Abstract or Introduction
When Harold Pinter’s plays first hit the British stage, they didn’t exactly receive a warm welcome. The 1958 Lyric Opera House premier of The Birthday Party was famously ripped to shreds, as the Daily Telegraph called it “one of those plays in which an author wallows in symbols and revels in obscurity.” (Darlington 1958) Its seemingly incomprehensible dialogue and action simply baffled most audience members into boredom. Yet today, Pinter’s plays are considered some of the most pivotal milestones in the movement of modern drama. Critics warmed up to Pinter as they stopped trying to read his plays through an already existent framework (realist, absurdist, etc.) and finally saw the texts for what they really were: revolutionary works of theatre. In a review regarding the 2005 Duchess Theatre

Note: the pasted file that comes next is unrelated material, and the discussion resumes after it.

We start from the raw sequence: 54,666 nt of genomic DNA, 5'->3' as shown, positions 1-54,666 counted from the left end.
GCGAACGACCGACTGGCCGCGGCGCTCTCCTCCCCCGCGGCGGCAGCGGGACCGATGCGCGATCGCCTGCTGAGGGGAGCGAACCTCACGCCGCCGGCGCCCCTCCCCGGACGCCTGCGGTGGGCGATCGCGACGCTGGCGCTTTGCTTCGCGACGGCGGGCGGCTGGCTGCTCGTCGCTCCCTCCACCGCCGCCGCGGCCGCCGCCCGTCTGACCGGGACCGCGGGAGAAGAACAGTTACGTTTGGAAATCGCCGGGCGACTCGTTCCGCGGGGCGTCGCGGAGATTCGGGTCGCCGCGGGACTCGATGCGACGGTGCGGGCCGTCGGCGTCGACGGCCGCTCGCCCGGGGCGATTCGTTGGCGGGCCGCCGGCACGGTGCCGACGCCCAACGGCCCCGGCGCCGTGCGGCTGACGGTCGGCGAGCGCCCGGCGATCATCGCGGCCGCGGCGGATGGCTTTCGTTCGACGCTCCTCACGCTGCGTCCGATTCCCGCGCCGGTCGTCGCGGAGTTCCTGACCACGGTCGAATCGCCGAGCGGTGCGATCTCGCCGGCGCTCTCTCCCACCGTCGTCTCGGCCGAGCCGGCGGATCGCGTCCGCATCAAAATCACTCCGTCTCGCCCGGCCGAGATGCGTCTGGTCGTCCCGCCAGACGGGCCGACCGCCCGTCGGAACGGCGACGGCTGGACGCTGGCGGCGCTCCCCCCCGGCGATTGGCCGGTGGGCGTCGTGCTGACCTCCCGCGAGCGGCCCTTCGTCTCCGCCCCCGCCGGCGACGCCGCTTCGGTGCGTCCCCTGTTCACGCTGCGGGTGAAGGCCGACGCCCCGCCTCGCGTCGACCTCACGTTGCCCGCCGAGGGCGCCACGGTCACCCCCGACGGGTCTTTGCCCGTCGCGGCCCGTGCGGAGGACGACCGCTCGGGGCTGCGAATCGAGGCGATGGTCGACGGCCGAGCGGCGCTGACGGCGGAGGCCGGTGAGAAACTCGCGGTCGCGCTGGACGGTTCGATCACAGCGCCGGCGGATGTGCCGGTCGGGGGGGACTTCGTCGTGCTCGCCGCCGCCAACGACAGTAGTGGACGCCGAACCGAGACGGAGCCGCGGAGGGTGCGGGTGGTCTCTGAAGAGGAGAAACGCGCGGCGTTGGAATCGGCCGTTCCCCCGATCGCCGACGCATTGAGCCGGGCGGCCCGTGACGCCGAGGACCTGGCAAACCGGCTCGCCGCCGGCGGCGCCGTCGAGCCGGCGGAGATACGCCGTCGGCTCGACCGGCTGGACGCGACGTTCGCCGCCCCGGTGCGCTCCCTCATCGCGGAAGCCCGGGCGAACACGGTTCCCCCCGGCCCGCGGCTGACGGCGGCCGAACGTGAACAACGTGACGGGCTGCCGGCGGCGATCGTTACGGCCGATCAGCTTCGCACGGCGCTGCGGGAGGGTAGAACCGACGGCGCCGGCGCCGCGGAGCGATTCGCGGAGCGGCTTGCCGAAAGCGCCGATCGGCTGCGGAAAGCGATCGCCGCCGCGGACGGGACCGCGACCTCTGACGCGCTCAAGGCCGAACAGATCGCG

production of The Birthday Party, Michael Billington states “one problem in the 50s was that critics assumed Pinter was writing in the absurdist vein of Ionesco and NF Simpson. Now it is much easier to see the play for what it is: a rep thriller invented by a man who’s read Kaftka.” (Billington 2005) The point being, the major plays of Harold Pinter can neither be pushed into the categories of realist or absurdist theatre, they belong in a league of their own and need to be looked at through an independent framework.
- Quote paper
- Francis Grin (Author), 2008, Pinter's Stage - A New Genre of Theatre, Munich, GRIN Verlag, https://www.grin.com/document/119986